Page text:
Music fans of multiple stripes were given a treat this past June with the world premiere of professor emeritus Byron Yasui’s Concerto for ‘Ukulele and Orchestra, Campanella. International superstar Jake Shimabukuro took the stage with the Hawai‘i Symphony Orchestra, under the baton of JoAnn Falletta, to the thrill of the audience. Yasui’s exciting and intricately crafted score ranged from sublimely understated moments of delicate beauty to raucously funky, grooving lines, all masterfully and seamlessly brought together by the composer to highlight Shimabukuro’s musical touch.
One might say the piece was destined to be, given Yasui’s long history with the instrument, having played ‘ukulele himself since he was a keiki growing up in Nu‘uanu. Even as he turned his attention to composing works with a more classical orientation as a UH composition/theory faculty member from 1972 until his retirement in 2010, he always loved to play ‘uke. So it was only natural that he would become the first composer to write a serious, large-scale symphonic work featuring ukulele as solo instrument.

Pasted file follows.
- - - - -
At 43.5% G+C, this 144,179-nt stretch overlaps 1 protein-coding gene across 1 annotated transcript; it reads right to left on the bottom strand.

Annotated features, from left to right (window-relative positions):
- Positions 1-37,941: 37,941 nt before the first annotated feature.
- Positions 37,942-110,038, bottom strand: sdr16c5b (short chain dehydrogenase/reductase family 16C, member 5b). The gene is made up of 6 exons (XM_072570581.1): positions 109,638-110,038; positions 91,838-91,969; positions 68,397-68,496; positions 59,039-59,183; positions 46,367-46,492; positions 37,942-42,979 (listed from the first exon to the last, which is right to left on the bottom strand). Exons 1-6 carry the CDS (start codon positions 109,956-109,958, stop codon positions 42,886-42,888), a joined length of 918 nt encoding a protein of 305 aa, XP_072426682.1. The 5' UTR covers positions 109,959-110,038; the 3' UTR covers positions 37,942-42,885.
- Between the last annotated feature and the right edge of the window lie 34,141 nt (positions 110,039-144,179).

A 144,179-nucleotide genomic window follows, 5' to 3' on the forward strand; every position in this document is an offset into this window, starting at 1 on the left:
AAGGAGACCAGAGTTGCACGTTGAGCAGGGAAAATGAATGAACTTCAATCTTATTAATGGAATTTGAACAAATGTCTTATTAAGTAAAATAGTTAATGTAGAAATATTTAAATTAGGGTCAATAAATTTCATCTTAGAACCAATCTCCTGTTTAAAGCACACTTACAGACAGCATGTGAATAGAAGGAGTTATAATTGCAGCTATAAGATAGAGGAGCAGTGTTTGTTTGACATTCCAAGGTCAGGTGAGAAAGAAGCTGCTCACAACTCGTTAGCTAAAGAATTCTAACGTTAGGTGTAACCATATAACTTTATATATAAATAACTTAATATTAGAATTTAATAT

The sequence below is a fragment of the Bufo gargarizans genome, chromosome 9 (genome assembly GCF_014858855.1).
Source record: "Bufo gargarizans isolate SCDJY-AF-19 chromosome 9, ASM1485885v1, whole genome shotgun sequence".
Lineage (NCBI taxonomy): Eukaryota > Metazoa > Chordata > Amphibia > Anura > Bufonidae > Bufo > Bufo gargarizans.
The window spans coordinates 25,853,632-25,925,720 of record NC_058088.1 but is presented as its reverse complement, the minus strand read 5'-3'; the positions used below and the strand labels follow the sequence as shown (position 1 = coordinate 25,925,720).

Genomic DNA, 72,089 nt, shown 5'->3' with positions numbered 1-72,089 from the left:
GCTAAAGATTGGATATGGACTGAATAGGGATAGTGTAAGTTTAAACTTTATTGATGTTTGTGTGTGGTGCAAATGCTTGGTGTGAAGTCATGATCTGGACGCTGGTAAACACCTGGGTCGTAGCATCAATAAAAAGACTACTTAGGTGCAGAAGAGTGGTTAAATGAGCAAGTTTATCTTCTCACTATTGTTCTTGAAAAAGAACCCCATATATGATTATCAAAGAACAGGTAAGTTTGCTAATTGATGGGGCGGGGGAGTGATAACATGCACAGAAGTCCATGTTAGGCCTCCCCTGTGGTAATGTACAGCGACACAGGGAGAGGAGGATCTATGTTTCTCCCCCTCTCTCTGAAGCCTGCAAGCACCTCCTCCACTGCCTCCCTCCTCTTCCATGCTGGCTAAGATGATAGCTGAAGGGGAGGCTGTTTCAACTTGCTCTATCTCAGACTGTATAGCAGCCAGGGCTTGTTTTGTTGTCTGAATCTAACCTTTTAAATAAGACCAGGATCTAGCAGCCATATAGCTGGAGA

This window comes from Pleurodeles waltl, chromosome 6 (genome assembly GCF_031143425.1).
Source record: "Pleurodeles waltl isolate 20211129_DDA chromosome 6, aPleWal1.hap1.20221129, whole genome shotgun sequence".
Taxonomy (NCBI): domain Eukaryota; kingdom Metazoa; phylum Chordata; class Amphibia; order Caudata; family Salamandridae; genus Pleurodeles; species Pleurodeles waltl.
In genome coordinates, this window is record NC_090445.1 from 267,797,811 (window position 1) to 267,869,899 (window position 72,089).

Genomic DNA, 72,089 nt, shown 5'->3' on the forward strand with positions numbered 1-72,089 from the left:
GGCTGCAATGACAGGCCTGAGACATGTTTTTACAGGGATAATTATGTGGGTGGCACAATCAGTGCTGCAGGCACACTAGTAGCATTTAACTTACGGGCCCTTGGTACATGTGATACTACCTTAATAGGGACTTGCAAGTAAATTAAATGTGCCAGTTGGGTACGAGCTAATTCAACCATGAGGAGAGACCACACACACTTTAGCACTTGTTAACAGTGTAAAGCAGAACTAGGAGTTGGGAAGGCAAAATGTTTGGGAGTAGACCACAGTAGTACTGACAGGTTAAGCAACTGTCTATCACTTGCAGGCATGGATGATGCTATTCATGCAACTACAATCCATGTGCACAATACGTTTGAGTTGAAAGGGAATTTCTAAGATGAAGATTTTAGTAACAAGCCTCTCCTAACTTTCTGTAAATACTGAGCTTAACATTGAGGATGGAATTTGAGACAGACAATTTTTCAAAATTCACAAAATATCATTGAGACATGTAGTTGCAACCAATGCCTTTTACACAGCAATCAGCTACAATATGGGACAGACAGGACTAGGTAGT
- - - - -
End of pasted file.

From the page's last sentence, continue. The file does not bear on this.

Yasui’s concerto will receive repeat performances this fall by orchestras in Colorado and New York. And, as for the composer himself, he’s not done either. In addition to continuing to compose new works, he’s now teaching the ‘ukulele class at UH Mānoa, sharing his love of music with the next generation of students—one of whom may go on to become the next Jake Shimabukuro… or Byron Yasui.